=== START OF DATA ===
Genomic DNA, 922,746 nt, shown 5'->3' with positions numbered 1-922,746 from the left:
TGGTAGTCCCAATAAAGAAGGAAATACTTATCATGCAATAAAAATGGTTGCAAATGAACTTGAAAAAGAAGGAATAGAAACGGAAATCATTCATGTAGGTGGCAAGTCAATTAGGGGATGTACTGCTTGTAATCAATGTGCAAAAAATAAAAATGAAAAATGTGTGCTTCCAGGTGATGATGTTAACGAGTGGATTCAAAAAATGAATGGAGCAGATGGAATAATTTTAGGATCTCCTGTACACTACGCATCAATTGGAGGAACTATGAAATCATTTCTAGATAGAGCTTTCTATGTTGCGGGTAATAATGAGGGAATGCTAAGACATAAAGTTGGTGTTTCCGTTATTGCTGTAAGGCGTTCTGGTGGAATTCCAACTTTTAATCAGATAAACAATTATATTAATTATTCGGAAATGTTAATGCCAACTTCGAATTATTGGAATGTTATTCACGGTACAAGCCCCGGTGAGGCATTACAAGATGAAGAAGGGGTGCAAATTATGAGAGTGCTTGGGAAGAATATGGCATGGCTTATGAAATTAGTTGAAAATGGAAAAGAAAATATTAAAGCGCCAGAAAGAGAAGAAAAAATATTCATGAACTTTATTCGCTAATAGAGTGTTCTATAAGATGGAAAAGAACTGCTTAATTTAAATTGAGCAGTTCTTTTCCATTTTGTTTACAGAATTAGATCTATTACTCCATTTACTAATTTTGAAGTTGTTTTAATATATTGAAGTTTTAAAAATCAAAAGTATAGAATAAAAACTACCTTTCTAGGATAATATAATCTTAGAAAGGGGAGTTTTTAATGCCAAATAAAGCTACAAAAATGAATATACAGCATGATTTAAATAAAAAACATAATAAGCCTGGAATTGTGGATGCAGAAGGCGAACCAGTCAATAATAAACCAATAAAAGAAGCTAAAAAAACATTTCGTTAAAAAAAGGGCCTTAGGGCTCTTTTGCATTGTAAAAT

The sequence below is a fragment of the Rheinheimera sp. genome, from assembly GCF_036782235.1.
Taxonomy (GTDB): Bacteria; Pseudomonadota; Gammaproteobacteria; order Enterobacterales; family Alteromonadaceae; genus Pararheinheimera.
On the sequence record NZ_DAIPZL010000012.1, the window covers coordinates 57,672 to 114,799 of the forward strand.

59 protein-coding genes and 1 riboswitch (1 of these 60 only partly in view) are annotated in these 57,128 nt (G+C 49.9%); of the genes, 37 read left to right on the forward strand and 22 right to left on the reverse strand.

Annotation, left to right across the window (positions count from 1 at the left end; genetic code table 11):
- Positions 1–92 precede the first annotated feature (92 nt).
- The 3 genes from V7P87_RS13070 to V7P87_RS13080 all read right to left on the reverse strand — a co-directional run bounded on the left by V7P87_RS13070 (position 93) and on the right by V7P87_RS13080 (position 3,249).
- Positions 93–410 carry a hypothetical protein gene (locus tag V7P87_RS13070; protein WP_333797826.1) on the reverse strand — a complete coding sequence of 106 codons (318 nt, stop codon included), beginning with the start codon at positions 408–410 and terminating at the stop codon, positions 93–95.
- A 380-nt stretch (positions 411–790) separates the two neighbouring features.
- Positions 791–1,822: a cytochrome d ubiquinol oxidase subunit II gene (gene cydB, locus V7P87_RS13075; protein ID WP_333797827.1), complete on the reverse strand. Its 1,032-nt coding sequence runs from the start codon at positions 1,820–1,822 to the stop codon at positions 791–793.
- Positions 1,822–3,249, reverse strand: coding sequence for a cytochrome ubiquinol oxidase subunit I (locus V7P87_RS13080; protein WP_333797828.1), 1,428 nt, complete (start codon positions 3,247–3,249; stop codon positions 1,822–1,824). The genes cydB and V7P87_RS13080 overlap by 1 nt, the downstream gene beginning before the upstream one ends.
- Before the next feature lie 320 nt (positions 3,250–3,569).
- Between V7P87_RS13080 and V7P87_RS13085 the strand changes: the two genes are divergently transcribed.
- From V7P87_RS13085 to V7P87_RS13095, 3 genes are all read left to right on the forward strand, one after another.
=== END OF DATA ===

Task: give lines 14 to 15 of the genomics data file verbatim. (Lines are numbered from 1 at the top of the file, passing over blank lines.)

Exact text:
- Before the next feature lie 320 nt (positions 3,250–3,569).
- Between V7P87_RS13080 and V7P87_RS13085 the strand changes: the two genes are divergently transcribed.